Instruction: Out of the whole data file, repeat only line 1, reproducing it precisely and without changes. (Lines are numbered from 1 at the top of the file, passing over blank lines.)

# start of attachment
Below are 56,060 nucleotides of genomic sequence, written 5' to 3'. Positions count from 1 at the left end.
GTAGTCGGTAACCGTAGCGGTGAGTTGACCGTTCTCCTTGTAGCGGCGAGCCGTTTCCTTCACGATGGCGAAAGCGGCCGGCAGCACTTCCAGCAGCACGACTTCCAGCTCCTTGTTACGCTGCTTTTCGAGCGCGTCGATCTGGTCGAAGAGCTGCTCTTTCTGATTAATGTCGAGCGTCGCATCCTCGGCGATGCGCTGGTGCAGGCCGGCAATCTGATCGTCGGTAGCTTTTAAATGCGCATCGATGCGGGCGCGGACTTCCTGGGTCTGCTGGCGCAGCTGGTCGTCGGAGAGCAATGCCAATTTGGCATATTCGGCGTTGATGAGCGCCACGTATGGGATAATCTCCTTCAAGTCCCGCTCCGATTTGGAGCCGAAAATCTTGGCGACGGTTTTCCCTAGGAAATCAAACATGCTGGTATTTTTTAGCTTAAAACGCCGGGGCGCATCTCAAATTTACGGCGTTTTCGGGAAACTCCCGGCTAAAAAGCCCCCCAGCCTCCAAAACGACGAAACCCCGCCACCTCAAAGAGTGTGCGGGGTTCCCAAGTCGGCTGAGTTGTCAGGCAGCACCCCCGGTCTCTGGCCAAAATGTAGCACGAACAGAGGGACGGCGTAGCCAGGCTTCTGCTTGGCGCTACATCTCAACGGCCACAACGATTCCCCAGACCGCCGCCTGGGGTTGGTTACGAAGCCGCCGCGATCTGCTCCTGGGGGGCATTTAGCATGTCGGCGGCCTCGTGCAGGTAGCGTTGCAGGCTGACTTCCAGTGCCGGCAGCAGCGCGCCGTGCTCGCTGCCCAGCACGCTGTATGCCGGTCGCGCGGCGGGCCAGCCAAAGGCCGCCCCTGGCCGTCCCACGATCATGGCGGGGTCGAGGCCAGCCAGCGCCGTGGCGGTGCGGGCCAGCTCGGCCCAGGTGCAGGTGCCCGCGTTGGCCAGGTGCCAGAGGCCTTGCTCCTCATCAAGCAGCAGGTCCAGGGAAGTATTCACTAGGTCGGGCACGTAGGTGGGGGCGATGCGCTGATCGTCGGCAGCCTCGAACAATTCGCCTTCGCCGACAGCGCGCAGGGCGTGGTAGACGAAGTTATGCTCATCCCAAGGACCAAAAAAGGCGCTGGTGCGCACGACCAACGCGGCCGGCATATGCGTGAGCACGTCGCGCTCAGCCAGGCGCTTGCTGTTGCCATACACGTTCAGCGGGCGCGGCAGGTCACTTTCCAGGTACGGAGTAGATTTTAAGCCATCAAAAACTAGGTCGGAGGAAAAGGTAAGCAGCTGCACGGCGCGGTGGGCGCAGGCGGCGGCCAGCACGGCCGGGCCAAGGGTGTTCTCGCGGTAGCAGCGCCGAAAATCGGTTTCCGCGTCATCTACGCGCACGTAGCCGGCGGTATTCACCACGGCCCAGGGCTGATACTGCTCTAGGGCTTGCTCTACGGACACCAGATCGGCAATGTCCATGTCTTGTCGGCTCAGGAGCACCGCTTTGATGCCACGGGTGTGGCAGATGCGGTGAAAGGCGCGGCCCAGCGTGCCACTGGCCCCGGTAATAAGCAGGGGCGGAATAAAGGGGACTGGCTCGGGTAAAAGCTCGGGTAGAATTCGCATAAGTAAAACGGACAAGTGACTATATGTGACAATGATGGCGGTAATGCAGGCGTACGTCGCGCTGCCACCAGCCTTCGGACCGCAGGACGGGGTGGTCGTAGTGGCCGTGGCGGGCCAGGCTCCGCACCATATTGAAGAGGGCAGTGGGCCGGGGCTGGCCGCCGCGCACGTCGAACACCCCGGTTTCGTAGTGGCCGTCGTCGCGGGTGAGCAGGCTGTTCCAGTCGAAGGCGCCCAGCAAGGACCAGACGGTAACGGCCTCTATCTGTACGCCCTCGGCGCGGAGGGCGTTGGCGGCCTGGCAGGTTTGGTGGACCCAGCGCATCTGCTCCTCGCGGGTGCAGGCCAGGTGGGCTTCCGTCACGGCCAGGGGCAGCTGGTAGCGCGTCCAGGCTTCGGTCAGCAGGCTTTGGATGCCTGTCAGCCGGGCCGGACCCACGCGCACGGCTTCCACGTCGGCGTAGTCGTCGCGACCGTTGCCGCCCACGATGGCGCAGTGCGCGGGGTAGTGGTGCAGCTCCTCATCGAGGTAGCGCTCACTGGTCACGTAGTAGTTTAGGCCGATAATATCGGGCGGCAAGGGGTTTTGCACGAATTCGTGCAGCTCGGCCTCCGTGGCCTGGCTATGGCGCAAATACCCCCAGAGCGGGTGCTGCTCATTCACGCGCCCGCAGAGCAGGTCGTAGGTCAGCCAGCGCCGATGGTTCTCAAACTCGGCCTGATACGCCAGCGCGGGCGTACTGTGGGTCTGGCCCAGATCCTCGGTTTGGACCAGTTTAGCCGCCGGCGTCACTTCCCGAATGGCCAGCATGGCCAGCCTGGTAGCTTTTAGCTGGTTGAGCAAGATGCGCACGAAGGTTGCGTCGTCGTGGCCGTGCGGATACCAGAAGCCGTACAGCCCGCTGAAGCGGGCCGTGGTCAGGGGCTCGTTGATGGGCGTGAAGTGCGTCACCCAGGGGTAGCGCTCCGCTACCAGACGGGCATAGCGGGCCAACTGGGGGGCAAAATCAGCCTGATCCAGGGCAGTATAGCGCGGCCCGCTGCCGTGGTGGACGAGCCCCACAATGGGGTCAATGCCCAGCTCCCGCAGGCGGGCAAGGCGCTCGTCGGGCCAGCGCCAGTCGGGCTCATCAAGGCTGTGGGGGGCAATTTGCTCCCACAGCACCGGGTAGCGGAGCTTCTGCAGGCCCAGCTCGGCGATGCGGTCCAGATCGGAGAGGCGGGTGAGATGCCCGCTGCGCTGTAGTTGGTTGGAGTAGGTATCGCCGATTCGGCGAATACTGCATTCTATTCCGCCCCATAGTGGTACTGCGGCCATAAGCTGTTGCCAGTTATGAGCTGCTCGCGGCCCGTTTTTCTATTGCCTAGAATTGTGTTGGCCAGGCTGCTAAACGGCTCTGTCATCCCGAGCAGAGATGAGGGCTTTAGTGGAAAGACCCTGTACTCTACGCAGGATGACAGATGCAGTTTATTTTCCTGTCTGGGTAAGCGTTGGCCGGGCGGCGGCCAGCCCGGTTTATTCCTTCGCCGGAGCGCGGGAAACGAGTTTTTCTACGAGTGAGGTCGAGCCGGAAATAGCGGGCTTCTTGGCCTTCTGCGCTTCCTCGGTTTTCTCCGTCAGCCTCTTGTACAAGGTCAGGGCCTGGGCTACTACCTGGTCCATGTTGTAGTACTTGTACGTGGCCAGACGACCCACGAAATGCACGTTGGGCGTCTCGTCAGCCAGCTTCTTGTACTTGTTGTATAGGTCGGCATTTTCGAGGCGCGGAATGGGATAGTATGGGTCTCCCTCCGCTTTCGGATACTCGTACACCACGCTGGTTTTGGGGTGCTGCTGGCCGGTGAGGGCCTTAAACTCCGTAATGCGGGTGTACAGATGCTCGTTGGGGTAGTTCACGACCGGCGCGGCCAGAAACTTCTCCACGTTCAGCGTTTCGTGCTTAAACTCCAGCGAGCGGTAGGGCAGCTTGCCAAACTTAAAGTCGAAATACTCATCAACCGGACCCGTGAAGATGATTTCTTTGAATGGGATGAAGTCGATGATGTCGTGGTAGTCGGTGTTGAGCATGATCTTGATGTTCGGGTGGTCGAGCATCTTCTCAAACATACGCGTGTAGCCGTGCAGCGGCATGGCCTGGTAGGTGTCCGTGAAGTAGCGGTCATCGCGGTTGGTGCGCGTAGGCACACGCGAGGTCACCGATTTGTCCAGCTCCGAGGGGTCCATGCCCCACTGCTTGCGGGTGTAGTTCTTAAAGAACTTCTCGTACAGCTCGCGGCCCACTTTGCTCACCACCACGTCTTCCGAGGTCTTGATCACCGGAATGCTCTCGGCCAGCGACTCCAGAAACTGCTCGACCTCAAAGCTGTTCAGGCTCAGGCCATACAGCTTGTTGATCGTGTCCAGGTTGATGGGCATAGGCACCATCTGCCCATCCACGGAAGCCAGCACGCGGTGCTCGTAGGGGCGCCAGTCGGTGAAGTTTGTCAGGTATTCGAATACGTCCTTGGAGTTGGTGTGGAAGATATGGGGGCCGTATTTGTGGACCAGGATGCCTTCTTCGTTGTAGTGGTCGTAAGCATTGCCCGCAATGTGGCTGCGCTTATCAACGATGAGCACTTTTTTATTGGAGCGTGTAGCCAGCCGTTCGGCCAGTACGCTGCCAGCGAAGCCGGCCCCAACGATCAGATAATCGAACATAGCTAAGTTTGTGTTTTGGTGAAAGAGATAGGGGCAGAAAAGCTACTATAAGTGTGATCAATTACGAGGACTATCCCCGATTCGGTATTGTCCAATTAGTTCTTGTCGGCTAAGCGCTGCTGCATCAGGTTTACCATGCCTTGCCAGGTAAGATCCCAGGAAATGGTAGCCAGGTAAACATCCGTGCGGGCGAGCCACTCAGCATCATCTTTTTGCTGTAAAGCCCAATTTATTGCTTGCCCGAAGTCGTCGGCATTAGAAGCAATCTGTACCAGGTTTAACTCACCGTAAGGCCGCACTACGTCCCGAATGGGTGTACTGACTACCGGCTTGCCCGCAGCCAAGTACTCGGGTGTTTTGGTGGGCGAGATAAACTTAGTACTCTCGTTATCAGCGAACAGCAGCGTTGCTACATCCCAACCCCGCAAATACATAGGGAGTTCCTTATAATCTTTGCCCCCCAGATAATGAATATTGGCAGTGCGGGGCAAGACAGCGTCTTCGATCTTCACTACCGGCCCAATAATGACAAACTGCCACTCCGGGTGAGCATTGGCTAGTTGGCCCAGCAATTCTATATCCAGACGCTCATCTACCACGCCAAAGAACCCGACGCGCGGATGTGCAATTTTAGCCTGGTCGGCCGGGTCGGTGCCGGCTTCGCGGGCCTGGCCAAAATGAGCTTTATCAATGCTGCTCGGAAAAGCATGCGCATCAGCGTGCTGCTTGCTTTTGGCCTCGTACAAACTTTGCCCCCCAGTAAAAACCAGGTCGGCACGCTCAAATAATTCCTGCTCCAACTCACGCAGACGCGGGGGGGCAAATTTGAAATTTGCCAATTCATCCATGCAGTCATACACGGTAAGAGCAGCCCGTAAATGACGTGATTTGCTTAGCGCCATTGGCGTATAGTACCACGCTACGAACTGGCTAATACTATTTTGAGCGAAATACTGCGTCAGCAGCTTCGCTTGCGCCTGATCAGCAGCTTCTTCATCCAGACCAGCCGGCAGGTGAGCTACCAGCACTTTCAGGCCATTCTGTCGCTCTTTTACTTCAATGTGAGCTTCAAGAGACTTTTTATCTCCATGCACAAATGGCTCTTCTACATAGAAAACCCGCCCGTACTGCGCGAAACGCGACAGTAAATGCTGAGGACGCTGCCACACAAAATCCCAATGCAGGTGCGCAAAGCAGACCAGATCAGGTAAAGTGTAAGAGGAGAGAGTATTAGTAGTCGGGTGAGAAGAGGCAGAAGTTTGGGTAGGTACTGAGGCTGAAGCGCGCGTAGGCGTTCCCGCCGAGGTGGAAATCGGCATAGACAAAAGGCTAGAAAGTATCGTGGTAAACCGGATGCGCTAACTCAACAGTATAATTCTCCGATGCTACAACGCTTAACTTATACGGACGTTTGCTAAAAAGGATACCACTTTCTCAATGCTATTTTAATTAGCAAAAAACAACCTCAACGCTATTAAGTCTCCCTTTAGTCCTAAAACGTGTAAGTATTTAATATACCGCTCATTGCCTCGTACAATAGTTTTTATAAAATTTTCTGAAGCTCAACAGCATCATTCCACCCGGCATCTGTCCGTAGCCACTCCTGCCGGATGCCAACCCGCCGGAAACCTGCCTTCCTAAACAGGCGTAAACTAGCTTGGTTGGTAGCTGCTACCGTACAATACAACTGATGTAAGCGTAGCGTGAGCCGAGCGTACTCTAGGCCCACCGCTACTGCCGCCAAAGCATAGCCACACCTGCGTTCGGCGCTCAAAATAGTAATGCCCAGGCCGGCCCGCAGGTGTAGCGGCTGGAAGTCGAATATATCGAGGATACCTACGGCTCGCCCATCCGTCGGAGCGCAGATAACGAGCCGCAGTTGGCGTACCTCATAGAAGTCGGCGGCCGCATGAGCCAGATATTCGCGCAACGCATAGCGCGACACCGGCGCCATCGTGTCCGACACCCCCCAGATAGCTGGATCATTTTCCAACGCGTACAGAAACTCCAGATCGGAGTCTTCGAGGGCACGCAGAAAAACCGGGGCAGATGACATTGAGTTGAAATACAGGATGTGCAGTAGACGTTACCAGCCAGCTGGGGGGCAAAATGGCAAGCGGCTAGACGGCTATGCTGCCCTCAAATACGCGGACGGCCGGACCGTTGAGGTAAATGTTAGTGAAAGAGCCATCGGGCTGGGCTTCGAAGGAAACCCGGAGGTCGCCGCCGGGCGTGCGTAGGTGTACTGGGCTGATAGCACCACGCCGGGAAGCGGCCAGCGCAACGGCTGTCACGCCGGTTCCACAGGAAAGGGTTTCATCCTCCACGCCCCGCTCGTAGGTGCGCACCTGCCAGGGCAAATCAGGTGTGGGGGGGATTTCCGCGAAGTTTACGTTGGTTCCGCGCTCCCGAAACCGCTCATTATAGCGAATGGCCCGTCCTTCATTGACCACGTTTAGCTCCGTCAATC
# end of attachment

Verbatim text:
Below are 56,060 nucleotides of genomic sequence, written 5' to 3'. Positions count from 1 at the left end.